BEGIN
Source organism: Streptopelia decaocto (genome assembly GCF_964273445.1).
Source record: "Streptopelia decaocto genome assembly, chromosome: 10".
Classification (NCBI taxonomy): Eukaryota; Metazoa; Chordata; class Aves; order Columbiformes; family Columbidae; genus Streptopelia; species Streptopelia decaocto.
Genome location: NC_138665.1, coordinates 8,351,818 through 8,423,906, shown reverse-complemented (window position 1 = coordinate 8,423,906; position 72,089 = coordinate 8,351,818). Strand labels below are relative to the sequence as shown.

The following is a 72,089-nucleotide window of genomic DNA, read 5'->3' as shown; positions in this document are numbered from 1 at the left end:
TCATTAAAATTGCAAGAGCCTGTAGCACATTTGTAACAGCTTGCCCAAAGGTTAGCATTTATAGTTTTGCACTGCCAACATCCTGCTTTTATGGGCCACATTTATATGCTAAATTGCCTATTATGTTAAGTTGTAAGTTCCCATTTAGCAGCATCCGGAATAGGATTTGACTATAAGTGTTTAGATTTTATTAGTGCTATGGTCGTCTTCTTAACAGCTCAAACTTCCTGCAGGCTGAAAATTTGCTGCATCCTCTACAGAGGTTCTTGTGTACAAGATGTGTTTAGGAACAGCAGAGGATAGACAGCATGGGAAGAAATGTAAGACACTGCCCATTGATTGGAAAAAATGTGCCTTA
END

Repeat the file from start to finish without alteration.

Source organism: Streptopelia decaocto (genome assembly GCF_964273445.1).
Source record: "Streptopelia decaocto genome assembly, chromosome: 10".
Classification (NCBI taxonomy): Eukaryota; Metazoa; Chordata; class Aves; order Columbiformes; family Columbidae; genus Streptopelia; species Streptopelia decaocto.
Genome location: NC_138665.1, coordinates 8,351,818 through 8,423,906, shown reverse-complemented (window position 1 = coordinate 8,423,906; position 72,089 = coordinate 8,351,818). Strand labels below are relative to the sequence as shown.

The following is a 72,089-nucleotide window of genomic DNA, read 5'->3' as shown; positions in this document are numbered from 1 at the left end:
TCATTAAAATTGCAAGAGCCTGTAGCACATTTGTAACAGCTTGCCCAAAGGTTAGCATTTATAGTTTTGCACTGCCAACATCCTGCTTTTATGGGCCACATTTATATGCTAAATTGCCTATTATGTTAAGTTGTAAGTTCCCATTTAGCAGCATCCGGAATAGGATTTGACTATAAGTGTTTAGATTTTATTAGTGCTATGGTCGTCTTCTTAACAGCTCAAACTTCCTGCAGGCTGAAAATTTGCTGCATCCTCTACAGAGGTTCTTGTGTACAAGATGTGTTTAGGAACAGCAGAGGATAGACAGCATGGGAAGAAATGTAAGACACTGCCCATTGATTGGAAAAAATGTGCCTTA